Erdogan corners media market as supporter takes over Hurriyet newspaper, CNN Turk

Following the transaction, 21 of Turkey’s 29 daily newspapers will be under the control of companies that back Erdogan.
Wednesday 28/03/2018
Logo of Turkey’s Hurriyet newspaper at the Dogan media group complex in Istanbul on March 22. (AFP)
Logo of Turkey’s Hurriyet newspaper at the Dogan media group complex in Istanbul on March 22. (AFP)

ISTANBUL - Demiroren Holding, an unlisted Turkish firm seen as backing President Recep Tayyip Erdogan, has agreed to buy the respected Hurriyet newspaper and broadcaster CNN Turk, an official said, a deal that could further guarantee media support for the government.

Demiroren agreed to buy the media arm of Dogan Holding, a Demiroren official said. The official declined to be identified because the deal has not been made public.

The official did not give a price for the transaction, adding that would be officially announced later.

“The talks are progressing and an agreement has been made on the acquisition,” the official said.

A representative for Hurriyet, which also publishes an English-language newspaper, the Hurriyet Daily News, said: “Personnel are currently being informed. A detailed statement on the transaction will be made to the Istanbul stock exchange today.”

Shares of Dogan Holding jumped more than 17% to 0.85 lira ($0.22) and its newspaper arm, Hurriyet Gazetecilik, rose 19% to 1.22 lira ($0.31) after news of the deal broke.

Dogan Holding’s media arm and its octogenarian founder, Aydin Dogan, have long been considered part of Turkey’s secular establishment. Erdogan has repeatedly accused the company of bias against his Islamist-rooted ruling Justice and Development Party, charges the company denied.

The deal marks an “increasing monopolisation of opinion,” said Andrew Finkel, a veteran Turkey commentator and the author of “Turkey: What Everyone Needs to Know.”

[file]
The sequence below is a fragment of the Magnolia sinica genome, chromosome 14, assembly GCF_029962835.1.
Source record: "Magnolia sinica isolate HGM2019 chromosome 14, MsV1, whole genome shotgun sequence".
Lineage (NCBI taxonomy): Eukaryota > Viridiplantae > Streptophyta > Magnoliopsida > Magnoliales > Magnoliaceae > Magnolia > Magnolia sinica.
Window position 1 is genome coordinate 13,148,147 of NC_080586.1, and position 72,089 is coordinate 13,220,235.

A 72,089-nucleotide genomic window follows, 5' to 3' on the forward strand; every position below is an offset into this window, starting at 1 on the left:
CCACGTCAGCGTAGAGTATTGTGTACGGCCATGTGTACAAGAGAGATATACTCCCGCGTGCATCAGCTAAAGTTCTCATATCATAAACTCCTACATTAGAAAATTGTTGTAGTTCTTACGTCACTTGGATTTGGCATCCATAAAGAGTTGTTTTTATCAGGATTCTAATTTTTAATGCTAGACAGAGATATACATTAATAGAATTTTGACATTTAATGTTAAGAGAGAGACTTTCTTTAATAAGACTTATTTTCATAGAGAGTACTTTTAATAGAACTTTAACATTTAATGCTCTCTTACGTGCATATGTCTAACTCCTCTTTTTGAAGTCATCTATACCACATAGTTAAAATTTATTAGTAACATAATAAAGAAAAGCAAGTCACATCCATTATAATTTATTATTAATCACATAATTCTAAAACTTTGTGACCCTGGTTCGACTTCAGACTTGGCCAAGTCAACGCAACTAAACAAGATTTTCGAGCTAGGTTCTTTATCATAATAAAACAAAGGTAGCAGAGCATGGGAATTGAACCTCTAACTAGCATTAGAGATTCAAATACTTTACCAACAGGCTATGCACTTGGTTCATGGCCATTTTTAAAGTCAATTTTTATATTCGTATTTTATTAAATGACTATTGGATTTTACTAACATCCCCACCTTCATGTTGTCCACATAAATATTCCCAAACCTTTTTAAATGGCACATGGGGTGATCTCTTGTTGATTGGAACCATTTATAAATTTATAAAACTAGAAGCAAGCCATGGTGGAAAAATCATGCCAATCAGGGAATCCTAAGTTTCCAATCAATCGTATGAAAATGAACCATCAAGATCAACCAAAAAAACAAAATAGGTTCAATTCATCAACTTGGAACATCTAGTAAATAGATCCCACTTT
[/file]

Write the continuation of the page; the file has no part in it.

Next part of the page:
“It is the end of an era. Dogan tried to do this balancing act of being sort of oppositional but not so much that the government would interfere,” Finkel said.

In 2009, Dogan Media was fined $2.5 billion in unpaid taxes, in what government opponents saw as an attempt to crush media criticism of Erdogan. Following the tax bill, Aydin Dogan was forced to sell the group’s Milliyet and Vatan newspapers, to Demiroren as it turned out. Since then, the papers have adopted a strong pro-government stance.

Following the transaction, 21 of Turkey’s 29 daily newspapers will be under the control of companies that back Erdogan, the left-wing Birgun newspaper said, estimating that 90% of Turkey’s newspaper circulation will be pro-government.

Rights groups and some of Turkey’s Western allies sharply criticised the country’s record on media freedom and human rights following a widespread crackdown after a failed coup in July 2016.

The United Nations called on Ankara to end its 20-month-old state of emergency, imposed after the coup and accused it of mass arrests, arbitrary sacking and other abuses.

Turkey has said the UN report was full of unfounded allegations and compared the criticism to militant propaganda.

The Turkish Journalists Association says that as of January, there were 154 journalists in jail. The crackdown has seen dozens of independent media outlets shut down for what the government says are links to terrorism.

In one recent high-profile case, a court sentenced six journalists to life in prison for aiding plotters of the attempted coup, charges the journalists denied.

Turkey has arrested some 160,000 people and dismissed nearly the same number of civil servants since the coup attempt, the United Nations says. Ankara says its measures are necessary, given the severity of the security threats it faces.

(Reuters)